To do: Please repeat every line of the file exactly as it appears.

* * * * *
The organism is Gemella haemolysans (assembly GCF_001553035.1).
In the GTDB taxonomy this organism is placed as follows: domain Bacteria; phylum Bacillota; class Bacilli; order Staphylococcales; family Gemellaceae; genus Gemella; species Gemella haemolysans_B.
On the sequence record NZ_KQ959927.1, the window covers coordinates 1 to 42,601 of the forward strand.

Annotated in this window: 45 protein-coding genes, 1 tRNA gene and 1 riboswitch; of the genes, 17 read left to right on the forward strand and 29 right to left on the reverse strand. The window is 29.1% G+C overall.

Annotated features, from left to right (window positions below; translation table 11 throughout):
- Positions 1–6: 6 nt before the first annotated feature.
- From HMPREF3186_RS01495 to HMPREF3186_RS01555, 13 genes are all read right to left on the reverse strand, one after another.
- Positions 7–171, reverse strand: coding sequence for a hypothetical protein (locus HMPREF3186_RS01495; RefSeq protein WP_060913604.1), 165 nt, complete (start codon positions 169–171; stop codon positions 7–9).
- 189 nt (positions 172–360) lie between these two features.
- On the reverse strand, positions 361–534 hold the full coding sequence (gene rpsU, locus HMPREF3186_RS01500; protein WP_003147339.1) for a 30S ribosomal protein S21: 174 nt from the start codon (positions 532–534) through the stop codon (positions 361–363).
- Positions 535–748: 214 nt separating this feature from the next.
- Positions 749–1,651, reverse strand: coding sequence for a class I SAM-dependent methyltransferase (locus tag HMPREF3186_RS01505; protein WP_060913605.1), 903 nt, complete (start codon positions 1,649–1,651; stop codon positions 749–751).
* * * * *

The organism is Gemella haemolysans (assembly GCF_001553035.1).
In the GTDB taxonomy this organism is placed as follows: domain Bacteria; phylum Bacillota; class Bacilli; order Staphylococcales; family Gemellaceae; genus Gemella; species Gemella haemolysans_B.
On the sequence record NZ_KQ959927.1, the window covers coordinates 1 to 42,601 of the forward strand.

Annotated in this window: 45 protein-coding genes, 1 tRNA gene and 1 riboswitch; of the genes, 17 read left to right on the forward strand and 29 right to left on the reverse strand. The window is 29.1% G+C overall.

Annotated features, from left to right (window positions below; translation table 11 throughout):
- Positions 1–6: 6 nt before the first annotated feature.
- From HMPREF3186_RS01495 to HMPREF3186_RS01555, 13 genes are all read right to left on the reverse strand, one after another.
- Positions 7–171, reverse strand: coding sequence for a hypothetical protein (locus HMPREF3186_RS01495; RefSeq protein WP_060913604.1), 165 nt, complete (start codon positions 169–171; stop codon positions 7–9).
- 189 nt (positions 172–360) lie between these two features.
- On the reverse strand, positions 361–534 hold the full coding sequence (gene rpsU, locus HMPREF3186_RS01500; protein WP_003147339.1) for a 30S ribosomal protein S21: 174 nt from the start codon (positions 532–534) through the stop codon (positions 361–363).
- Positions 535–748: 214 nt separating this feature from the next.
- Positions 749–1,651, reverse strand: coding sequence for a class I SAM-dependent methyltransferase (locus tag HMPREF3186_RS01505; protein WP_060913605.1), 903 nt, complete (start codon positions 1,649–1,651; stop codon positions 749–751).